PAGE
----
(CNN) — When Noma sent out its last plates of white chocolate-covered moss at the end of February, it was the end of an era.
For many, it was one of the most influential restaurants of the last decade, changing the face of gastronomy around the world and especially in the Nordic region.
Now, after almost 14 years in its water-facing warehouse, this iconic restaurant has closed its doors for the very last time. At least, in its current interpretation and location.
It's set to return, a sort of Noma 2.0, at the end of 2017 -- a whole new concept with whole new rules.
Before chef patron Rene Redzepi and his team usher in their new era, here's a look at 10 ways they've already changed the world of fine dining.
Nordic food identity
Rene Redzepi's ability to distill northern landscapes into innovative dishes has turned his fine dining establishment Noma into one of the world's best.
Noma's greatest contribution was perhaps through the creation of New Nordic cuisine.
In 2004, Redzepi was among a group of chefs and journalists who designed the New Nordic Food Manifesto -- a document that was meant to revolutionize the region's food and shape its identity.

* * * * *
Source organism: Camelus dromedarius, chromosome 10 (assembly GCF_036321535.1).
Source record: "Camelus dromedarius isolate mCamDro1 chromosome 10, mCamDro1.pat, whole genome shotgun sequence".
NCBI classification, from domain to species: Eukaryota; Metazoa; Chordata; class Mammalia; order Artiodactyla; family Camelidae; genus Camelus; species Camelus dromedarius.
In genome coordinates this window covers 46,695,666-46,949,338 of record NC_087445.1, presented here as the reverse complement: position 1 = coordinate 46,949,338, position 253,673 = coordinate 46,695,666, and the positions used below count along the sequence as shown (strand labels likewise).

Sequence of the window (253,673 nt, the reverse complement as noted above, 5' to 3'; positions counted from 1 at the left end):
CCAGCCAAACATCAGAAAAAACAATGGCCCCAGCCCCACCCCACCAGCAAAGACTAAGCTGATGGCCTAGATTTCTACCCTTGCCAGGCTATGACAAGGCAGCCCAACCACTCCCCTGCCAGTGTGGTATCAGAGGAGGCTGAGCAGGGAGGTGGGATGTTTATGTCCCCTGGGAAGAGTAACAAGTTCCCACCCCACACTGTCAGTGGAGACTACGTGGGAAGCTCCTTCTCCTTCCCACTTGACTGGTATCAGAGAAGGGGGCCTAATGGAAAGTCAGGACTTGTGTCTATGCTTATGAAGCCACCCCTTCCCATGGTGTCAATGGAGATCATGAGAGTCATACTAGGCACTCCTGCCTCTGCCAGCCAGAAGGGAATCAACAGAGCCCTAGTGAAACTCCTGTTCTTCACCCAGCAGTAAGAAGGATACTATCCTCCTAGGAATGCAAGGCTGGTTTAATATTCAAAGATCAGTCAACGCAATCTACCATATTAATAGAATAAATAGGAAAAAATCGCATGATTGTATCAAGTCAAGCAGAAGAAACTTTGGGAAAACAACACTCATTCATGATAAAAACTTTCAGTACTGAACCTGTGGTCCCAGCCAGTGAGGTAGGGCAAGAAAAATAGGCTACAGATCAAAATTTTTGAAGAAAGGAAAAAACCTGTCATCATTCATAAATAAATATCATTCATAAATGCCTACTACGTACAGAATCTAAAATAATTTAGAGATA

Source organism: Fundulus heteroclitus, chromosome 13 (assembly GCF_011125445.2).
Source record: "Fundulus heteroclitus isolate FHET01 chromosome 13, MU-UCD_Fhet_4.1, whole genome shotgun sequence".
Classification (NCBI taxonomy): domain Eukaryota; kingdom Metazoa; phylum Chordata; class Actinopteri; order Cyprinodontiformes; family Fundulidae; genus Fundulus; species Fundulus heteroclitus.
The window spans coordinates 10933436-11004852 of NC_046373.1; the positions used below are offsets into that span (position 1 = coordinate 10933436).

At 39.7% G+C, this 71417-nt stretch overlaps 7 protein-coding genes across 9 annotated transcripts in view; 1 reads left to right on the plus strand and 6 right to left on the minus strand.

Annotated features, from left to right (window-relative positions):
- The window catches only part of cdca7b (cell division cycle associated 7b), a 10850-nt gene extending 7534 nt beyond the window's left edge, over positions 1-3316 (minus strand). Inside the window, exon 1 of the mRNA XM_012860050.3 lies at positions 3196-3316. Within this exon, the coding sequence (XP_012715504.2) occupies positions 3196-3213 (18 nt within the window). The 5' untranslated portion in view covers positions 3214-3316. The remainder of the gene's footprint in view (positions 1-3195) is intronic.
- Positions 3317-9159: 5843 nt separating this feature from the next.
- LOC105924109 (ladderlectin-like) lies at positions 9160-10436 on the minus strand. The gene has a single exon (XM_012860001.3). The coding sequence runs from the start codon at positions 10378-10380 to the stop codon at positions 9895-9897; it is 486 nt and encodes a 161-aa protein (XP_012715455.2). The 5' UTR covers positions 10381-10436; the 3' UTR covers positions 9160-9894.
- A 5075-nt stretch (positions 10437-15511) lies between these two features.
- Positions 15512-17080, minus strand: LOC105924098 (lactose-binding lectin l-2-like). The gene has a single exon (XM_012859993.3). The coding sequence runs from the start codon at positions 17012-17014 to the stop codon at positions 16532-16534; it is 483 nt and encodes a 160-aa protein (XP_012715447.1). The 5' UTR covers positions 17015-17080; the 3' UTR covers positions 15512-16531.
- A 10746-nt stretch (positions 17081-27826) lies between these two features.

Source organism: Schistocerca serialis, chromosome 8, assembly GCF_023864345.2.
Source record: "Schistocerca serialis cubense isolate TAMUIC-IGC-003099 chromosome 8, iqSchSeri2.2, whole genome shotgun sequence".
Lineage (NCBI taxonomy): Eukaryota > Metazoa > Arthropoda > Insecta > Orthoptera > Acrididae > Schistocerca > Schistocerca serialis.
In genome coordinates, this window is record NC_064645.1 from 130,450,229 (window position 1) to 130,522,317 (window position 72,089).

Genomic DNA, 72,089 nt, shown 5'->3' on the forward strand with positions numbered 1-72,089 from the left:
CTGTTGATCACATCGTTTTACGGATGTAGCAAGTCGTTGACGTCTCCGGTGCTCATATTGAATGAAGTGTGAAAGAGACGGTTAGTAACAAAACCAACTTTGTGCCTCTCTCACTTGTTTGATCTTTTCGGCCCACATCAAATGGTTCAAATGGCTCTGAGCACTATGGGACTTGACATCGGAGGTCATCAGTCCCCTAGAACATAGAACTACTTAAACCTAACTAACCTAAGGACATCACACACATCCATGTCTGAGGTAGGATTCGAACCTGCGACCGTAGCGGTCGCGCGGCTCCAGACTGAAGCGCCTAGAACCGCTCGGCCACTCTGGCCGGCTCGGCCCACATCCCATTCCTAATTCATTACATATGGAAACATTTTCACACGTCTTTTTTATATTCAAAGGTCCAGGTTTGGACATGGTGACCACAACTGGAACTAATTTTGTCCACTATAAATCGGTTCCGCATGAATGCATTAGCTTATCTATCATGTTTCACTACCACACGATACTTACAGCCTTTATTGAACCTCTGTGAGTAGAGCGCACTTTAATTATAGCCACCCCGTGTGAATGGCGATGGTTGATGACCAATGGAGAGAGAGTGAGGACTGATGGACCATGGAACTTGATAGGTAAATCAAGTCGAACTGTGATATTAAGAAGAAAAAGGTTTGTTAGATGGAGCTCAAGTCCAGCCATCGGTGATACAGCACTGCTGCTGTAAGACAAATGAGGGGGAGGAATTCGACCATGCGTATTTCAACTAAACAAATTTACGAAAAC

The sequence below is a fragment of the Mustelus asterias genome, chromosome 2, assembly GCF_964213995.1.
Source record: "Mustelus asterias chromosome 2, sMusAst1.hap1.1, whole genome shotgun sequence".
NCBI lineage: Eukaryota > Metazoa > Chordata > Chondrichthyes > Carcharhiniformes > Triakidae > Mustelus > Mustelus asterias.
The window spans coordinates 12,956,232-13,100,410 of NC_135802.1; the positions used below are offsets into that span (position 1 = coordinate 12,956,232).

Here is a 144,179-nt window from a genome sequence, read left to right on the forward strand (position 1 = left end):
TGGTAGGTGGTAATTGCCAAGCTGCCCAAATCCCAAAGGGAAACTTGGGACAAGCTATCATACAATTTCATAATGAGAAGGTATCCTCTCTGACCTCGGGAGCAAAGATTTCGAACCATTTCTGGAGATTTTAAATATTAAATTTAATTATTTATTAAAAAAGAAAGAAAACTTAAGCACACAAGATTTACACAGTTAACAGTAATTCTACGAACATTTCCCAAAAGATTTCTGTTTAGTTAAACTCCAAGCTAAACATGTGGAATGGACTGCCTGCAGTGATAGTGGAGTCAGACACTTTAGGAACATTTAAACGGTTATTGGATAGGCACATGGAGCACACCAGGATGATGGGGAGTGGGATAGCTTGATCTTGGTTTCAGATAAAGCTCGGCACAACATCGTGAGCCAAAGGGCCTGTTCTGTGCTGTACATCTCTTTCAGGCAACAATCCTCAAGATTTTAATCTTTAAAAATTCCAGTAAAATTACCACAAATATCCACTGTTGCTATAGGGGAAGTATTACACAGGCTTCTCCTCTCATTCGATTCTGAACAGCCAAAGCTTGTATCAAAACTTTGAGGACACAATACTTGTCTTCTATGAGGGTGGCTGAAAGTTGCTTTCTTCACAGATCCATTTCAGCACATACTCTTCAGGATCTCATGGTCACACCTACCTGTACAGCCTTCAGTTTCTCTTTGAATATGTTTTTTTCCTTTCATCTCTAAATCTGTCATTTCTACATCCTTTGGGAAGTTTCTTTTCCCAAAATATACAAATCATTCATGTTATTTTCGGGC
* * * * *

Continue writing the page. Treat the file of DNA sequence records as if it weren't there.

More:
Doctrines were drawn up around ethics, sustainability and quality. Those who signed onto this way of thinking started working with a bigger focus on local and seasonal produce.
Journalist and Parabere Forum founder Maria Canabal told CNN: "They (Noma) have changed the Nordic gastronomy forever. They were able to put the light in the Nordic terroir and its treasures."
Chefs in the dining room
Redzepi also changed the identity of the chef -- they were no longer constrained to the kitchen and the stove.
Instead, they went into the dining room to serve their dishes to guests -- a move that "broke barriers" according to chef Eneko Atxa.